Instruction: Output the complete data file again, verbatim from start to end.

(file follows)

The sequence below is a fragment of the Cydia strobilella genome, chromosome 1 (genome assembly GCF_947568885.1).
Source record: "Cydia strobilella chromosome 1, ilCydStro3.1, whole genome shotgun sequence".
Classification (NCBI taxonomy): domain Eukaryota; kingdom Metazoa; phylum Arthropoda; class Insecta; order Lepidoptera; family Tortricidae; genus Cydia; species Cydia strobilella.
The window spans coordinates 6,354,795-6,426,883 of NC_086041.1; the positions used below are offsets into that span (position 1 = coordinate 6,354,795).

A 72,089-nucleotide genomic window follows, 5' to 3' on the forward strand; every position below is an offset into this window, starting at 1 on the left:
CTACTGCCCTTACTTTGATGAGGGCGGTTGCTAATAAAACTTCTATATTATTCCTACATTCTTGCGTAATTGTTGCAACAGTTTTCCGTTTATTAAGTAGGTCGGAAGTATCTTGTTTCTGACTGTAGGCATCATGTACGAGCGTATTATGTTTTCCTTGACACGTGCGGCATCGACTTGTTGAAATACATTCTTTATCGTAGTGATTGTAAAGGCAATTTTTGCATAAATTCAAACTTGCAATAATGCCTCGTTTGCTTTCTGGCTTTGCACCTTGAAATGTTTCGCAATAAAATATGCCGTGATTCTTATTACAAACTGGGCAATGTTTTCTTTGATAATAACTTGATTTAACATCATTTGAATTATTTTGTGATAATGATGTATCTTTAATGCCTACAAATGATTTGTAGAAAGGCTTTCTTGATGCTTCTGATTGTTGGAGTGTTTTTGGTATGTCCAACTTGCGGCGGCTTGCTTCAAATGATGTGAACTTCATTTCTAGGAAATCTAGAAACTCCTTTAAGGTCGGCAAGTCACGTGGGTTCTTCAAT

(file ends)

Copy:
The sequence below is a fragment of the Cydia strobilella genome, chromosome 1 (genome assembly GCF_947568885.1).
Source record: "Cydia strobilella chromosome 1, ilCydStro3.1, whole genome shotgun sequence".
Classification (NCBI taxonomy): domain Eukaryota; kingdom Metazoa; phylum Arthropoda; class Insecta; order Lepidoptera; family Tortricidae; genus Cydia; species Cydia strobilella.
The window spans coordinates 6,354,795-6,426,883 of NC_086041.1; the positions used below are offsets into that span (position 1 = coordinate 6,354,795).

A 72,089-nucleotide genomic window follows, 5' to 3' on the forward strand; every position below is an offset into this window, starting at 1 on the left:
CTACTGCCCTTACTTTGATGAGGGCGGTTGCTAATAAAACTTCTATATTATTCCTACATTCTTGCGTAATTGTTGCAACAGTTTTCCGTTTATTAAGTAGGTCGGAAGTATCTTGTTTCTGACTGTAGGCATCATGTACGAGCGTATTATGTTTTCCTTGACACGTGCGGCATCGACTTGTTGAAATACATTCTTTATCGTAGTGATTGTAAAGGCAATTTTTGCATAAATTCAAACTTGCAATAATGCCTCGTTTGCTTTCTGGCTTTGCACCTTGAAATGTTTCGCAATAAAATATGCCGTGATTCTTATTACAAACTGGGCAATGTTTTCTTTGATAATAACTTGATTTAACATCATTTGAATTATTTTGTGATAATGATGTATCTTTAATGCCTACAAATGATTTGTAGAAAGGCTTTCTTGATGCTTCTGATTGTTGGAGTGTTTTTGGTATGTCCAACTTGCGGCGGCTTGCTTCAAATGATGTGAACTTCATTTCTAGGAAATCTAGAAACTCCTTTAAGGTCGGCAAGTCACGTGGGTTCTTCAAT